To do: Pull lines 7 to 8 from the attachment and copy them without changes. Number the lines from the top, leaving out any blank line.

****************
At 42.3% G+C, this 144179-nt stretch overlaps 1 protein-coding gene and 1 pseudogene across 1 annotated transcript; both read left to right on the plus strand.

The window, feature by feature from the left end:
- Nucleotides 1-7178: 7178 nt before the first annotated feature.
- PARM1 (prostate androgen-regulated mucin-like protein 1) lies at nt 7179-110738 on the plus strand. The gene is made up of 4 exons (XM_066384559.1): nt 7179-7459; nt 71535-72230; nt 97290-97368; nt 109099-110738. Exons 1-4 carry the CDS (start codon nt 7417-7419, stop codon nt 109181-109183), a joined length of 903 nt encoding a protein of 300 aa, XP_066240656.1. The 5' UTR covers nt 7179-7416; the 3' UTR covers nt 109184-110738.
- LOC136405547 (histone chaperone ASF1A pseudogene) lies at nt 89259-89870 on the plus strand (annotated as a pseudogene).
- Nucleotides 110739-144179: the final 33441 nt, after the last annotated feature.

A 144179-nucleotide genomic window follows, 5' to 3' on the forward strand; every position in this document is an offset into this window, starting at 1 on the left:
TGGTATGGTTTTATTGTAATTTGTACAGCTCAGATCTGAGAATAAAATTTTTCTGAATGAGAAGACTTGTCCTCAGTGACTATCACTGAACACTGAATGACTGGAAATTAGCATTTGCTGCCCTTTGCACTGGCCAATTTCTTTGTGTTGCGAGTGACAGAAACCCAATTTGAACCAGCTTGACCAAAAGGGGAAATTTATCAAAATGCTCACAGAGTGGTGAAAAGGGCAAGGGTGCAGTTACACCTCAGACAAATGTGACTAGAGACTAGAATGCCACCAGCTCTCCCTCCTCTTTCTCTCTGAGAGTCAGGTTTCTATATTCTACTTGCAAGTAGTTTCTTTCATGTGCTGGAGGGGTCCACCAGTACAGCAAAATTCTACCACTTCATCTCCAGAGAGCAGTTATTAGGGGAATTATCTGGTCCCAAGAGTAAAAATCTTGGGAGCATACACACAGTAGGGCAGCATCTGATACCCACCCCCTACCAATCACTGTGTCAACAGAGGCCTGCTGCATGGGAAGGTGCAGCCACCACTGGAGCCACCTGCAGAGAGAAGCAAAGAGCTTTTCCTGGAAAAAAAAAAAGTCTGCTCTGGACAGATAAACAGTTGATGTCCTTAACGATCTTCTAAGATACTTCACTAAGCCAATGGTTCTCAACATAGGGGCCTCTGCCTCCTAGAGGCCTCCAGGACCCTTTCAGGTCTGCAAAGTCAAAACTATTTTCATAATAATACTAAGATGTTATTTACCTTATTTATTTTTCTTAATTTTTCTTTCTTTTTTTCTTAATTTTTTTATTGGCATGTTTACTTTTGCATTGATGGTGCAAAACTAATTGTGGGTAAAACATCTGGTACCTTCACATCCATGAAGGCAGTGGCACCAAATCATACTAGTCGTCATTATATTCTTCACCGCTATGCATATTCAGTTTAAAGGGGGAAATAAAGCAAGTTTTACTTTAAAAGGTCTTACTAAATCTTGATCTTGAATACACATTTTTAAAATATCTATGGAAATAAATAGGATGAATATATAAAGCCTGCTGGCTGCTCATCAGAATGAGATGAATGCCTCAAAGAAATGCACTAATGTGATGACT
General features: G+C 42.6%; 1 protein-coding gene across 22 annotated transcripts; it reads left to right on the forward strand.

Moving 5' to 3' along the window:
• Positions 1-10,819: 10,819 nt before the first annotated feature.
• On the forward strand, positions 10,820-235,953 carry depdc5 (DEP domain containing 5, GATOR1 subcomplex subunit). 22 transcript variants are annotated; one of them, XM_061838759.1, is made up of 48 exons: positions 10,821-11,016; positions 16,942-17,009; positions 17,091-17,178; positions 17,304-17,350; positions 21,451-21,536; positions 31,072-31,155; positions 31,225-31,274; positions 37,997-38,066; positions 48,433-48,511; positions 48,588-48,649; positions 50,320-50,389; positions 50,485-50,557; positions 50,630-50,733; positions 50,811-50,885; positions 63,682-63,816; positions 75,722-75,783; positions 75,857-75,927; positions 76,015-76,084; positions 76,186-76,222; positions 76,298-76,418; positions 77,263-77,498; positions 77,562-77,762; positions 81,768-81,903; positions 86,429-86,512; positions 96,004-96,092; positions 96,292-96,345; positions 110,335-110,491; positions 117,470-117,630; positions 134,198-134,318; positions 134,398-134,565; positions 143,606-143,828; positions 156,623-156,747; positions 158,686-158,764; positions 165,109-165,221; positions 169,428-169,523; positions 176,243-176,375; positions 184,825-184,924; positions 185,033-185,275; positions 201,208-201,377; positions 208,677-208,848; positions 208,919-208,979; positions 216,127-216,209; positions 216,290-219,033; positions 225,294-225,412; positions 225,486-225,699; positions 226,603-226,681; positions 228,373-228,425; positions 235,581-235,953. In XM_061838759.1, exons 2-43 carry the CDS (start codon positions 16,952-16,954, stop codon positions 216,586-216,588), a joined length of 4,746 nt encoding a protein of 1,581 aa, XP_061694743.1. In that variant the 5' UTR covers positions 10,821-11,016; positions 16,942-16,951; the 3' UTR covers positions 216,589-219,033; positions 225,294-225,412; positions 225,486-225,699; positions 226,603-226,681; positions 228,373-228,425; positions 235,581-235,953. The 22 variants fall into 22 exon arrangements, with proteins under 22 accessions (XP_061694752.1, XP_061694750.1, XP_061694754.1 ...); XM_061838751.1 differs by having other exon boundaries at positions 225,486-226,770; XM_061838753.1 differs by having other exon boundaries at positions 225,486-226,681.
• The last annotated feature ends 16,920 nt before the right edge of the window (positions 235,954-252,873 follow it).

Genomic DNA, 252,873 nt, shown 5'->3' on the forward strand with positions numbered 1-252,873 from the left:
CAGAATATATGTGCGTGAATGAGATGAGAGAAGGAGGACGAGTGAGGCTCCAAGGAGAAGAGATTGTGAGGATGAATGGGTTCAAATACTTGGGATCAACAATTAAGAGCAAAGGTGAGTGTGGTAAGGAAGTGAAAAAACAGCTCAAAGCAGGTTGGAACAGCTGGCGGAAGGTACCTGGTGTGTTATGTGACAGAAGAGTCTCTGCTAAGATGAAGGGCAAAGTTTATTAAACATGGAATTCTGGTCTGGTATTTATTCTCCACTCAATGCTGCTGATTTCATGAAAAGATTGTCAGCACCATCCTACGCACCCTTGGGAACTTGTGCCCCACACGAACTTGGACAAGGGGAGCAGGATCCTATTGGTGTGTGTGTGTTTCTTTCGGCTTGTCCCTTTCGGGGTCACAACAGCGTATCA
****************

A 144179-nucleotide genomic window follows, 5' to 3' on the forward strand; every position in this document is an offset into this window, starting at 1 on the left:
TGGTATGGTTTTATTGTAATTTGTACAGCTCAGATCTGAGAATAAAATTTTTCTGAATGAGAAGACTTGTCCTCAGTGACTATCACTGAACACTGAATGACTGGAAATTAGCATTTGCTGCCCTTTGCACTGGCCAATTTCTTTGTGTTGCGAGTGACAGAAACCCAATTTGAACCAGCTTGACCAAAAGGGGAAATTTATCAAAATGCTCACAGAGTGGTGAAAAGGGCAAGGGTGCAGTTACACCTCAGACAAATGTGACTAGAGACTAGAATGCCACCAGCTCTCCCTCCTCTTTCTCTCTGAGAGTCAGGTTTCTATATTCTACTTGCAAGTAGTTTCTTTCATGTGCTGGAGGGGTCCACCAGTACAGCAAAATTCTACCACTTCATCTCCAGAGAGCAGTTATTAGGGGAATTATCTGGTCCCAAGAGTAAAAATCTTGGGAGCATACACACAGTAGGGCAGCATCTGATACCCACCCCCTACCAATCACTGTGTCAACAGAGGCCTGCTGCATGGGAAGGTGCAGCCACCACTGGAGCCACCTGCAGAGAGAAGCAAAGAGCTTTTCCTGGAAAAAAAAAAAGTCTGCTCTGGACAGATAAACAGTTGATGTCCTTAACGATCTTCTAAGATACTTCACTAAGCCAATGGTTCTCAACATAGGGGCCTCTGCCTCCTAGAGGCCTCCAGGACCCTTTCAGGTCTGCAAAGTCAAAACTATTTTCATAATAATACTAAGATGTTATTTACCTTATTTATTTTTCTTAATTTTTCTTTCTTTTTTTCTTAATTTTTTTATTGGCATGTTTACTTTTGCATTGATGGTGCAAAACTAATTGTGGGTAAAACATCTGGTACCTTCACATCCATGAAGGCAGTGGCACCAAATCATACTAGTCGTCATTATATTCTTCACCGCTATGCATATTCAGTTTAAAGGGGGAAATAAAGCAAGTTTTACTTTAAAAGGTCTTACTAAATCTTGATCTTGAATACACATTTTTAAAATATCTATGGAAATAAATAGGATGAATATATAAAGCCTGCTGGCTGCTCATCAGAATGAGATGAATGCCTCAAAGAAATGCACTAATGTGATGACT